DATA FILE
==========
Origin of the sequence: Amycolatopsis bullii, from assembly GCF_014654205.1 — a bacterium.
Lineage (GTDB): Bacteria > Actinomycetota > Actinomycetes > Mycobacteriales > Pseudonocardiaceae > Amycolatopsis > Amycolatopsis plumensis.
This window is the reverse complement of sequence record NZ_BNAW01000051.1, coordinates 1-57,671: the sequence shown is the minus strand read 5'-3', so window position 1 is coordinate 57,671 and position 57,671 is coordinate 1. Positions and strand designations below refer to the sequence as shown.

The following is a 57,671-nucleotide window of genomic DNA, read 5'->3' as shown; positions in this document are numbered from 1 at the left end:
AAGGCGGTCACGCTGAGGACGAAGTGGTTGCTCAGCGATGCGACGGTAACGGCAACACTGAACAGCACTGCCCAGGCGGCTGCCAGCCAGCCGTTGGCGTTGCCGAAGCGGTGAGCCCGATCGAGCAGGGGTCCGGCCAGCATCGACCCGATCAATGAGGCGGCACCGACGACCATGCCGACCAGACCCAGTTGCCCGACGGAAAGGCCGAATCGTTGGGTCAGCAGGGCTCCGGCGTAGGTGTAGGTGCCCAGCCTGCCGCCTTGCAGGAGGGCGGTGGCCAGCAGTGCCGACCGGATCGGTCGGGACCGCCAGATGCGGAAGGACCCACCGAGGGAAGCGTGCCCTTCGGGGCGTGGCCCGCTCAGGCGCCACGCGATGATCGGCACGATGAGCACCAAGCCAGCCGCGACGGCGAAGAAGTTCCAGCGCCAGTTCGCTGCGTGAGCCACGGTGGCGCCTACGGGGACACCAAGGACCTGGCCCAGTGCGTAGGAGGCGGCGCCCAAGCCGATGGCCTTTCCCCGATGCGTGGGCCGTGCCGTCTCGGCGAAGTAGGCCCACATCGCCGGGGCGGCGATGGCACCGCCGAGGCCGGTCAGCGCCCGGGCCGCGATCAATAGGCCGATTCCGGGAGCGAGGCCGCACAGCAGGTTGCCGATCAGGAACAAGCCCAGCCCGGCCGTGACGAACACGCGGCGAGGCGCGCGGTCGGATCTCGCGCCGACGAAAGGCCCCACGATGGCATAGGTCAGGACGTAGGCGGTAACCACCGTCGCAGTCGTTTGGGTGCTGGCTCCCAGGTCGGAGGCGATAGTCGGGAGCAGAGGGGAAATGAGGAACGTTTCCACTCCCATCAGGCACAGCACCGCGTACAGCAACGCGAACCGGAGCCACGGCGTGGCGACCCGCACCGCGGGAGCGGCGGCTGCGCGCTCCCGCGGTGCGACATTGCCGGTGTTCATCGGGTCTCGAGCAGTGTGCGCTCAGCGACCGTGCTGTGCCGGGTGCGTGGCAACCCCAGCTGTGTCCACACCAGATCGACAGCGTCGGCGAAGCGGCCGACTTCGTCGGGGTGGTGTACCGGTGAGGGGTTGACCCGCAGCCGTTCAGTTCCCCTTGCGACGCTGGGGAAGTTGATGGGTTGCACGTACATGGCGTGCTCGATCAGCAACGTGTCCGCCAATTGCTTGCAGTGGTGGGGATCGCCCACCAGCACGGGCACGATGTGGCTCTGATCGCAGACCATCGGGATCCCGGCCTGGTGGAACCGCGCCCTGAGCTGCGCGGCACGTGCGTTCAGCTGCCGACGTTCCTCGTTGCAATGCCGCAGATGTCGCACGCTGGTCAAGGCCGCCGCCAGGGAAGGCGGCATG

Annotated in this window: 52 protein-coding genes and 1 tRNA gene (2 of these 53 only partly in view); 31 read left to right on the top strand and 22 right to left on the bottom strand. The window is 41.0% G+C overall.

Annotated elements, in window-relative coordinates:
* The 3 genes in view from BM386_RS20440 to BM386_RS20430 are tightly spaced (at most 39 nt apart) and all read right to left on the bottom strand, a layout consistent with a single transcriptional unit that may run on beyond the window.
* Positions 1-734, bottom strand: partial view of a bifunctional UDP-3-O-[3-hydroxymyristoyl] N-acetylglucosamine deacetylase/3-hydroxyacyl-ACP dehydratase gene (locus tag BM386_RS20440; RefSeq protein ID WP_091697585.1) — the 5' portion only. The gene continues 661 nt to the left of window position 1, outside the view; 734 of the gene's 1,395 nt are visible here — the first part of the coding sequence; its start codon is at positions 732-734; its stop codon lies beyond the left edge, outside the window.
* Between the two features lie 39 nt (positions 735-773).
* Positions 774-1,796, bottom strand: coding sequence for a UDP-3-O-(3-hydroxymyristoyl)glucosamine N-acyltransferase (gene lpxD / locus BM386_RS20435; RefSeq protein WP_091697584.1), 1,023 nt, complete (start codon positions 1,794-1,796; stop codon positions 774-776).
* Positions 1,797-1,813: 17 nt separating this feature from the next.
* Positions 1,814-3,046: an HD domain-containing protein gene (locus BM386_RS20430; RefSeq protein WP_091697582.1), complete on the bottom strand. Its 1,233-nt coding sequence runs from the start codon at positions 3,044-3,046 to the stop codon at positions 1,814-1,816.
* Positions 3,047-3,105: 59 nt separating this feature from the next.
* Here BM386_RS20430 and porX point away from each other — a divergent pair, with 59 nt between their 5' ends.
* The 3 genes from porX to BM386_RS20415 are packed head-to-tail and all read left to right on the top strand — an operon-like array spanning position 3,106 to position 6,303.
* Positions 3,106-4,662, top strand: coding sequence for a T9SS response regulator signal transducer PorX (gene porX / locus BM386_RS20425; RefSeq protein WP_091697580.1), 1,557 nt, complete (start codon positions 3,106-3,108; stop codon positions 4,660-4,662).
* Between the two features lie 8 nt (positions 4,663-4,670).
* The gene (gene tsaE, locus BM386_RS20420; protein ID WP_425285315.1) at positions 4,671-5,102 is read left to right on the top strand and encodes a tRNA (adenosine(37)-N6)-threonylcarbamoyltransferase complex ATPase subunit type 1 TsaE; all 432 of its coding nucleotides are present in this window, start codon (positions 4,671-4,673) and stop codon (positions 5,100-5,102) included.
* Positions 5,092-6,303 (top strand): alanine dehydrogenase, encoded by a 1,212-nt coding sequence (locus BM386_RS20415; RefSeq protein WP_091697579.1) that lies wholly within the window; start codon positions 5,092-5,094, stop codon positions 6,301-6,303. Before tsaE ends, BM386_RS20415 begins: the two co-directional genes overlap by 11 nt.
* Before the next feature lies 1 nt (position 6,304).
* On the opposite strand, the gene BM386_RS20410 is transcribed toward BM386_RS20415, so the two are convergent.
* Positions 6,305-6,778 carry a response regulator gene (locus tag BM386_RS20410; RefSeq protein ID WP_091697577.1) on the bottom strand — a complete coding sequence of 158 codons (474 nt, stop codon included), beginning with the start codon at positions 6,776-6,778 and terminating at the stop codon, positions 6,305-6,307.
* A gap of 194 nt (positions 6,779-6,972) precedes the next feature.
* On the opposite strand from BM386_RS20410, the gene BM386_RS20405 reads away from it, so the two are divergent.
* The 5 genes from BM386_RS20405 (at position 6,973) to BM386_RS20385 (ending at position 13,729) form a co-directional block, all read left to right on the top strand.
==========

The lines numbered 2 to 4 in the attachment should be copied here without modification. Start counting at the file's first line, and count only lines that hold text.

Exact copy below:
Lineage (GTDB): Bacteria > Actinomycetota > Actinomycetes > Mycobacteriales > Pseudonocardiaceae > Amycolatopsis > Amycolatopsis plumensis.
This window is the reverse complement of sequence record NZ_BNAW01000051.1, coordinates 1-57,671: the sequence shown is the minus strand read 5'-3', so window position 1 is coordinate 57,671 and position 57,671 is coordinate 1. Positions and strand designations below refer to the sequence as shown.

The following is a 57,671-nucleotide window of genomic DNA, read 5'->3' as shown; positions in this document are numbered from 1 at the left end: